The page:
However I'm starting finally to regain my mobility and with the house moving (me moving into my partners place that is rather than a full house move) 90% complete now I have turned attention to the projects I was thinking about/working on.

    I have had to take the decision that plans as such as they were have to change due to differences in storage and space. I have more space to erect a set of boards logitudinally than I previously did however, so the planned Shepperton based layout can become long rather than a sweeping L, but thats a project for another year. First Harton.

    I've been redrawing the designs since and have simplified the design somewhat. Consulting with Natalie, she ideally wants a 3 road shunting area for the staithes area, having looked at it I'm not sure it can work without 3way/tamden or double slip pointwork, something I'm a bit apprehensive about building currently.

    Some of the deisigns I came up with were.

    First shortening and removing the viaduct and dock lines (I'm not sure what the scenic break might be as yet).

    harton_new_revised_v1.2_diag.png
    harton_new_revised_v1.5.png
    harton_new_revised_v1.5_-_revised_shortened.png

    Then the shorterned version was then changed to a 3 track approach with a seperate line (which would be at a lower level as per the first version above) to the wagon works.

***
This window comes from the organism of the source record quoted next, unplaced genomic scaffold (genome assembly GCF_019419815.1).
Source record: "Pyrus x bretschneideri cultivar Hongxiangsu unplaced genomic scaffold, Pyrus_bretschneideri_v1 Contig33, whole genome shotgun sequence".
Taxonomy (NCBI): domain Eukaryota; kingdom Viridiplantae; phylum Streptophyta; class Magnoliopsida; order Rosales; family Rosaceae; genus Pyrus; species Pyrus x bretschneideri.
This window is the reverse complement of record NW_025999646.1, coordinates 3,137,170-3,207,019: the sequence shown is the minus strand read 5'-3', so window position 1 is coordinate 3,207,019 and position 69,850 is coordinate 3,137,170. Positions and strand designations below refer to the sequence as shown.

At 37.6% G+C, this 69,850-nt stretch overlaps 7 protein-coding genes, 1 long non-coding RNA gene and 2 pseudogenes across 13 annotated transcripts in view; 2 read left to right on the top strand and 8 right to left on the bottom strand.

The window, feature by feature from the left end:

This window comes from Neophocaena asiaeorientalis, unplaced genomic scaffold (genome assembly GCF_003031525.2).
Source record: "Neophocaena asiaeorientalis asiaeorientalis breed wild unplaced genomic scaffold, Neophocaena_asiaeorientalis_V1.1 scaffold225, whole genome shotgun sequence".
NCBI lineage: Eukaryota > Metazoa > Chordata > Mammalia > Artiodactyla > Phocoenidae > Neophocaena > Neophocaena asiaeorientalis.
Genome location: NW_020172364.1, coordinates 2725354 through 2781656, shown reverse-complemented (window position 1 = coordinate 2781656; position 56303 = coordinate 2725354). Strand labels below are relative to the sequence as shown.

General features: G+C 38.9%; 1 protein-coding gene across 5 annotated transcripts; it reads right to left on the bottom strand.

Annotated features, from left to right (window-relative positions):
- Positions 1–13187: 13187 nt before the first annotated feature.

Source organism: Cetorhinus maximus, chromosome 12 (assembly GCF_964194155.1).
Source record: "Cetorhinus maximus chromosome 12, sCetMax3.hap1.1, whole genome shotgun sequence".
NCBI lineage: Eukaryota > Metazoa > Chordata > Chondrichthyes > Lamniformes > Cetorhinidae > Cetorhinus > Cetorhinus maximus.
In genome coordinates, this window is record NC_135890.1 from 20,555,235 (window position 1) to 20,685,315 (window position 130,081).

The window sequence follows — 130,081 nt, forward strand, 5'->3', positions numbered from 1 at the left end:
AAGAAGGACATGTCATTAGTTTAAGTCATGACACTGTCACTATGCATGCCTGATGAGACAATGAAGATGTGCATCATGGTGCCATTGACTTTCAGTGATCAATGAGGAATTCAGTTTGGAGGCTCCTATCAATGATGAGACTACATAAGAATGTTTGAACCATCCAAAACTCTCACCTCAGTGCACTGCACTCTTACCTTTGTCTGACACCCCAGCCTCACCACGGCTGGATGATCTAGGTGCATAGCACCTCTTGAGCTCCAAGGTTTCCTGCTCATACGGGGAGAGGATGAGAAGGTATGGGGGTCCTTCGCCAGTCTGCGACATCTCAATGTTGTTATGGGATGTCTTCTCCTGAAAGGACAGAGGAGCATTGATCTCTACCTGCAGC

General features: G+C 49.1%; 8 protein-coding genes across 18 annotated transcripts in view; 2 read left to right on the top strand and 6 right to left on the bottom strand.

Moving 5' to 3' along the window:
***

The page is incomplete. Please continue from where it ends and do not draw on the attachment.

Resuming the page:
harton_new_revised_v2_diagagram_mode.png
    harton_new_revised_v2.png
    harton_new_revised_v2_drawing_mode.png

    These are still works in progress and I'm awaiting Natalie giving me her full thoughts. Ideally I think doing it without a double slip or a 3 way/tandem would be best, but that limits options due to the extra length of the points (points are A6 mostly IIRC, as the locos and stock are fairly short wheelbase (especially Harton No.2/10) I think this is probably fine and mirrors the real thing to an extent).

    Thoughts about unloading/loading and gradients have been abandoned to keep things simpler with a fresh look at the whole thing. This is really supposed to be a learning excercise for P4 after all.
     
  13. Chris Doroszenko

    Chris Doroszenko Lost in the spare room Full Member

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    Great to hear your alive and mobile again...looking forward to seeing this in the flesh...sounds like you have really thought this out...I like the double slip but for me that would be a daunting undertaking too.
    Well... its your layout and you have to be happy with it.

    Kind regards
    Chris
     
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  14. D827 Kelly

    D827 Kelly Full Member

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    Thanks Chris. I'm sort of mobile, owing to crutches, but much improved compared with March where I was mostly bed bound.

    Getting this plan built and running will still take a fair amount of time until everything from moving my stuff from my flat to my partner's house is finished and I can organise the items in the new home.

    I'm thinking the double slip will probably not end up in the final version of the track plan as I don't feel confident I would be able to build it at this point in time! I've just about managed to build a C&L B6 point kit without too much problem however, but the Harton track plan will use much smaller and tighter pointwork.